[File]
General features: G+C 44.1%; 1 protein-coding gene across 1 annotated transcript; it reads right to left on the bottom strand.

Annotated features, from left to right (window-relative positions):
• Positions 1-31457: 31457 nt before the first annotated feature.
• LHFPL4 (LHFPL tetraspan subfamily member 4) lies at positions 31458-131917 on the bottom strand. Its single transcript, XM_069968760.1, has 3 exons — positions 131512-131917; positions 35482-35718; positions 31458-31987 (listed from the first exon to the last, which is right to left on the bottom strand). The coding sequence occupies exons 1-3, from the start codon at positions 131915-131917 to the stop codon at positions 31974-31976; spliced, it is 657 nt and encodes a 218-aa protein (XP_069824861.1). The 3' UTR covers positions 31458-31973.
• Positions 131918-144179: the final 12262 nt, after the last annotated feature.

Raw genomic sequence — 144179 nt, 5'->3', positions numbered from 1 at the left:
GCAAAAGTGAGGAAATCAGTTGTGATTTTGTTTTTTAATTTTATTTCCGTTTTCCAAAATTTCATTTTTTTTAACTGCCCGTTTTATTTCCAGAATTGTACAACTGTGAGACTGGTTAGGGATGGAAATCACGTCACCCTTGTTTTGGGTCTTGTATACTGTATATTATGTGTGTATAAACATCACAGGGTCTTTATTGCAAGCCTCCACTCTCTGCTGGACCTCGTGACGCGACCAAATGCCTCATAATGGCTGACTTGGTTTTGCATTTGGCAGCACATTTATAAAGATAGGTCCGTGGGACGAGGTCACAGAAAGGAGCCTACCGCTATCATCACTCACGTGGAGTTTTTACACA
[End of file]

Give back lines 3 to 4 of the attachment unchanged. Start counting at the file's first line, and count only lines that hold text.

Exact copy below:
• Positions 1-31457: 31457 nt before the first annotated feature.
• LHFPL4 (LHFPL tetraspan subfamily member 4) lies at positions 31458-131917 on the bottom strand. Its single transcript, XM_069968760.1, has 3 exons — positions 131512-131917; positions 35482-35718; positions 31458-31987 (listed from the first exon to the last, which is right to left on the bottom strand). The coding sequence occupies exons 1-3, from the start codon at positions 131915-131917 to the stop codon at positions 31974-31976; spliced, it is 657 nt and encodes a 218-aa protein (XP_069824861.1). The 3' UTR covers positions 31458-31973.